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On This Gay Day | Merle Miller declared what it means to be a homosexual

Merle Miller published ‘What it means to be a homosexual’

On this day in 1971 novelist and essayist Merle Miller came out when he published an article in the New York Times magazine titled What it means to be a homosexual.

His article received a record breaking number of letters to the newspaper, and is seen as landmark moment in the gay rights movement.

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THe author later said, “I don’t see any great rush of people lining up to declare themselves as homosexual. Who is to say they should do so? I think, however, it is rather important. For one thing, you cannot demand your rights, civil or otherwise, if you are unwilling to say what you are.”

Miller is remembered for his well received biography of US President Harry S. Truman. After his article received so much attention, it was expanded to become a book. The book was re-released in 2012 with a new forward by columnist Dan Savage.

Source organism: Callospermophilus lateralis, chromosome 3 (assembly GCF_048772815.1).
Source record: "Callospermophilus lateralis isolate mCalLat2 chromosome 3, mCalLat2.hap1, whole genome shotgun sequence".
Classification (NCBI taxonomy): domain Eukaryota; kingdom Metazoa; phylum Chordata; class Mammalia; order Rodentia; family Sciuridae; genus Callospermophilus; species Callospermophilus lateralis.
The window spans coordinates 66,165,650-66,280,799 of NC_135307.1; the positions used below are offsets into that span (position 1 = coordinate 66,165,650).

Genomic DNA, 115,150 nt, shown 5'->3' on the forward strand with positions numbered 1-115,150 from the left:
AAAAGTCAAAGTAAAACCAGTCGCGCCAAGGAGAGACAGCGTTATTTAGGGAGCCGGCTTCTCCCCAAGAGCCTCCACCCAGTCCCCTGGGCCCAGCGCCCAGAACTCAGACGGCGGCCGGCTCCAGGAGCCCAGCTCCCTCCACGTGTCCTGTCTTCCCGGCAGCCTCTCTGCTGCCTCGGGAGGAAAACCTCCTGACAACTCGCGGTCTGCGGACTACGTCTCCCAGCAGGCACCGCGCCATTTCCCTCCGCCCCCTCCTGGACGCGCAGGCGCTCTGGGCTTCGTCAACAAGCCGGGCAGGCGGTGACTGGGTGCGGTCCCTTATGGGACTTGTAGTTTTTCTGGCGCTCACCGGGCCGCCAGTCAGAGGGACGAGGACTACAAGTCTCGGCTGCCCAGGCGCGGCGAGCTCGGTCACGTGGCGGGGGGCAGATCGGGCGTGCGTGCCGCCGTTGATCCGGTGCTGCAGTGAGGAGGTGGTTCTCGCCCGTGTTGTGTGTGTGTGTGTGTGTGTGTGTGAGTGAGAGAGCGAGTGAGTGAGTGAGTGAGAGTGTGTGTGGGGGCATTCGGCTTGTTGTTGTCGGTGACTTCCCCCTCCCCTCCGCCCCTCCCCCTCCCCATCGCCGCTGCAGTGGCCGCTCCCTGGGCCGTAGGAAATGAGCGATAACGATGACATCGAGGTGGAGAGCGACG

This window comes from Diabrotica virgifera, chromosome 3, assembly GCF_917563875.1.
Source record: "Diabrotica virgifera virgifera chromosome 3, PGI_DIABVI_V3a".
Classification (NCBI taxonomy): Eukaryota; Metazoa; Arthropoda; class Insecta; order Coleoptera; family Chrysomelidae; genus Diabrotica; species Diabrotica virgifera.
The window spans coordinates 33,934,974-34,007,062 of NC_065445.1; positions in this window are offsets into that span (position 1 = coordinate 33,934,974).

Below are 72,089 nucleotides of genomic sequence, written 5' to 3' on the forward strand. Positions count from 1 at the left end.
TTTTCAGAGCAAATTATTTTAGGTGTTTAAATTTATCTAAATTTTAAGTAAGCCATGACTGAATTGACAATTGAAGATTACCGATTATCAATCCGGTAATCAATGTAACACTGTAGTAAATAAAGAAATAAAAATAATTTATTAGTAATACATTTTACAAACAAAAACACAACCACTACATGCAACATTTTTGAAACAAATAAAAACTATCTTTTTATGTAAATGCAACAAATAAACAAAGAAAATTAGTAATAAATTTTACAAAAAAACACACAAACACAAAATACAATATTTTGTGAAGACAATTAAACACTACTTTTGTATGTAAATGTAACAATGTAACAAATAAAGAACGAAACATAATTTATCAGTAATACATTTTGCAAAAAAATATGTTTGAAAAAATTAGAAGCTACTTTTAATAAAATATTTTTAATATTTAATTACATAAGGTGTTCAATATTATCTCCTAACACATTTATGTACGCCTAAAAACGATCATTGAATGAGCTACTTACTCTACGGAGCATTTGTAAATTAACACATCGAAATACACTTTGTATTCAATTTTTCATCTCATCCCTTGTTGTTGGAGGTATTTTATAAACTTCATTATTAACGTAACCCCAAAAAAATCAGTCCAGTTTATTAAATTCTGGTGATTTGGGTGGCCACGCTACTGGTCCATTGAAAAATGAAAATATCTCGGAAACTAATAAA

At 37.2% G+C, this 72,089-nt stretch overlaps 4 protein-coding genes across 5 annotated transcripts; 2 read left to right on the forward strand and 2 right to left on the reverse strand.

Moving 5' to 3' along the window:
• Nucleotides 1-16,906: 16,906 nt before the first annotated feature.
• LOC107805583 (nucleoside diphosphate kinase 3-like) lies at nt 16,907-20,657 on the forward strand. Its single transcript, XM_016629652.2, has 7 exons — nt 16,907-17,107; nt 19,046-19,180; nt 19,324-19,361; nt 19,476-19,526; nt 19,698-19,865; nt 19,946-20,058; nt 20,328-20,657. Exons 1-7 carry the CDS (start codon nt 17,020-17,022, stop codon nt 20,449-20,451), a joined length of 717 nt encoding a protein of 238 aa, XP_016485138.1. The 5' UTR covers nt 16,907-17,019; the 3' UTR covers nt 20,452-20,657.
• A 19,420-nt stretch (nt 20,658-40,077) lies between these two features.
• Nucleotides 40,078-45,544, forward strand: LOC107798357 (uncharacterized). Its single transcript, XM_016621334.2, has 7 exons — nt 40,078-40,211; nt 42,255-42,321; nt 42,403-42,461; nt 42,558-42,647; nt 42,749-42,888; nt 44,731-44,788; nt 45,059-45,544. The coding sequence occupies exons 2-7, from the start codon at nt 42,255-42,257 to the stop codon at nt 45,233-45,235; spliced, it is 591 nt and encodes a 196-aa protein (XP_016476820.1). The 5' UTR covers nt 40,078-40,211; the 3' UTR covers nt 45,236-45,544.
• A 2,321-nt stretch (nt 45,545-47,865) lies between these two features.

Born in Iowa in 1919, Miller served in both Europe and the Pacific during the Second World War working as a war correspondent. After the war he was an editor at prestigious magazines including TIME, and published several works of fiction.

He also wrote many television plays and film scripts, but his screen career slowed down in the late 1950’s when he was placed on Senator Joseph McCarthy’s ‘blacklist’ that stopped people declared to be undesirable from working in the screen industry. Merle Miller died in 1986.

In 2023 Miller’s publication of his landmark essay was the subject of the play What It Means by writer James Corley. The play opened at Wilton’s Music Hall in London on 4th October and actor Richard Cant portrayed Miller.    

Also on this day in history

British novelist Ronald Firbank was born on this day in 1886. His short novels, inspired by London socialites including Oscar Wilde, consist largely of dialogue with references to religion, social-climbing, and sexuality.

His best novels known works are Caprice (1917) and Concerning the Eccentricities of Cardinal Pirelli (1926). Susan Sontag named his novels as part of “the canon of camp” in her 1964 essay Notes on ‘Camp.

Firbank was openly gay and travelled widely during his life, he was able to fund his lifestyle through a generous inheritance. He travelled to Italy, Spain, the Middle East and North Africa. He died in Italy of lung cancer aged just 40.

His work forms many of the central themes to Alan Hollinghurst’s 1988 novel The Swimming-Pool Library. 

This post was first published on 17 January 2020 and was subsequently updated. 


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